Last week, it was reported that a 220-pound gold coin worth over $4 million dollars was stolen from the Berlin Bode Museum. The 20.9 inch diameter coin was minted in 2007 at the Royal Canadian Mint. While it holds the record for purity of gold, listed as “unmatched’ in the Guinness Book of World Records, it is not the world’s most expensive gold coin. That record is held by a far smaller coin right here in New York City, in the collection of the New-York Historical Society: the Double Eagle coin. It was last sold at auction in 2002 for $7,590,020, which would be $10.28 million in 2017 dollars.
As the display in the New-York Historical Society notes, the Double Eagle in the collection is “one of the most famous and storied coins in the world.” At the commission of Theodore Roosevelt, the coin was designed by renown sculptor Augustus Saint-Gaudens, who also designed the interior of the Cornelius Vanderbilt II mansion. It shows Liberty, in the form of a woman, in front of the Capital building in Washington D.C. on one side, and an eagle flying on the other. The coin does not have two eagles, as the name might indicate, but rather, the “double” references the fact that it was worth two times the $10 coin when minted.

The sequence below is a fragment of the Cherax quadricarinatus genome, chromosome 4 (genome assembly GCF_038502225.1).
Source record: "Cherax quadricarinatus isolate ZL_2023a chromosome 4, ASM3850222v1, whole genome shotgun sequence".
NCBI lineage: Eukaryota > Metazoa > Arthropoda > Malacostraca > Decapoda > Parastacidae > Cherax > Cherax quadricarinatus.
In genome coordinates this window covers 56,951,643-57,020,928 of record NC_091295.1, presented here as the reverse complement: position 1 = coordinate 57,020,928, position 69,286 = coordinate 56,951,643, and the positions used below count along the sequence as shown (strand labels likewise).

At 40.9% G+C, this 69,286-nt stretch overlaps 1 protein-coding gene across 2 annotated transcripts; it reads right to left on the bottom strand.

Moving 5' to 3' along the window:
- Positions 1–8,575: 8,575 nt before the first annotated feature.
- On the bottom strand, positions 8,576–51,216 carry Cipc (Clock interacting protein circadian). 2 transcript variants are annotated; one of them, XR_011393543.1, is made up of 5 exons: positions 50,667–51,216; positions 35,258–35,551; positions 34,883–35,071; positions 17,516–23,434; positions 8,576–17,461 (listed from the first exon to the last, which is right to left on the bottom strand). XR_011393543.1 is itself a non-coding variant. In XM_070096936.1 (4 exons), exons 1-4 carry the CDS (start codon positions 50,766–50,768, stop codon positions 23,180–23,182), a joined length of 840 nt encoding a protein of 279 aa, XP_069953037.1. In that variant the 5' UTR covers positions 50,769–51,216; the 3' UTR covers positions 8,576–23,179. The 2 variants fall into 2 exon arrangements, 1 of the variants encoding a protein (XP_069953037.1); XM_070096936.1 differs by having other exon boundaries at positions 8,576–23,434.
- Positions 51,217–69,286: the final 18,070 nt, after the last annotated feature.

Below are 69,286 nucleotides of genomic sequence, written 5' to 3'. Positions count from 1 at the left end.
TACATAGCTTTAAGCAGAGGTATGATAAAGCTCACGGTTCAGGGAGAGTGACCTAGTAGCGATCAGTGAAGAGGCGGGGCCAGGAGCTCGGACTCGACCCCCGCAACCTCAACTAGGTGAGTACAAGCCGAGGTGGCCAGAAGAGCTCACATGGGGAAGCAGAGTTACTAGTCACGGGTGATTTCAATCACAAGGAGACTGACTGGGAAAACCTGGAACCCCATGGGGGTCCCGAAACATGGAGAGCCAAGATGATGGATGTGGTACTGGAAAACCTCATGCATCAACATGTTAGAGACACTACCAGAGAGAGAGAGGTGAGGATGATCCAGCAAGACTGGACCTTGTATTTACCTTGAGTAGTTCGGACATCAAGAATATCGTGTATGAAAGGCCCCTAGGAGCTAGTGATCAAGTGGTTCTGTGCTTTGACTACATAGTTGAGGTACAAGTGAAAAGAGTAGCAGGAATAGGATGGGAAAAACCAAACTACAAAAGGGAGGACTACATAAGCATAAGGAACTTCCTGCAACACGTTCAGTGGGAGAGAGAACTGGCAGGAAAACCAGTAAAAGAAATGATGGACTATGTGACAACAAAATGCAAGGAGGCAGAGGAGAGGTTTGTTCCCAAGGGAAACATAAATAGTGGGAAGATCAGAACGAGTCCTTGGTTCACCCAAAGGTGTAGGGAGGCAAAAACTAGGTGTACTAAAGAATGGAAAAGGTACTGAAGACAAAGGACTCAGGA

445,000 Double Eagle coins were minted in 1933 but were never supposed to end up in circulation, because Franklin D. Roosevelt “banned the payout of gold, weaning the country off the gold standard,” in one of his first Executive Orders as President off the United States.
Only two were supposed to have been retained and were given to the Smithsonian Institution as a record in 1934, while the rest were melted down at Fort Knox and reshaped as gold bars in 1937. But in 1944, a Double Eagle from the 1933 production showed up in a New York auction and the Secret Service traced it to a Mint employee who had stolen a batch of coins in 1937. Nine were “surrendered or seized” but one had a rather fantastic ride. As the Historical Society reports:
One [coin], however, which had been purchased by King Farouk of Egypt, was beyond reach, and after 1954 it disappeared. In 1996, as part of a Secret Service sting at the Waldorf Astoria, a British coin dealer was arrested while trying to sell a 1933 Double Eagle which swore had formerly been King Farouk’s.
Out of court, it was settled that this particular coin could be sold, although all other versions from 1933 were the property of the U.S. government. The $7.6 million sale at auction was double the previous world record for gold coin sales. The coin is now part of a private collectio, and like the Canadian coin, is on loan to the Historical Society. As the museum writes, the coin on display is the “only 1933 Double Eagle which may be legally owned by an individual.”
Another ten 1933 Double Eagle coins surfaced in 2004. The daughter of Israel Switt, a Philadelphia dealer who had sold other Double Coins, found them in a family safe deposit box. The daughter showed the coins to the government for authentication reasons, at which point they were promptly seized. Several court cases later, it would be reaffirmed that the coins were property of the U.S. government.
Next, check out 6 underground vaults in NYC including the Federal Reserve Bank.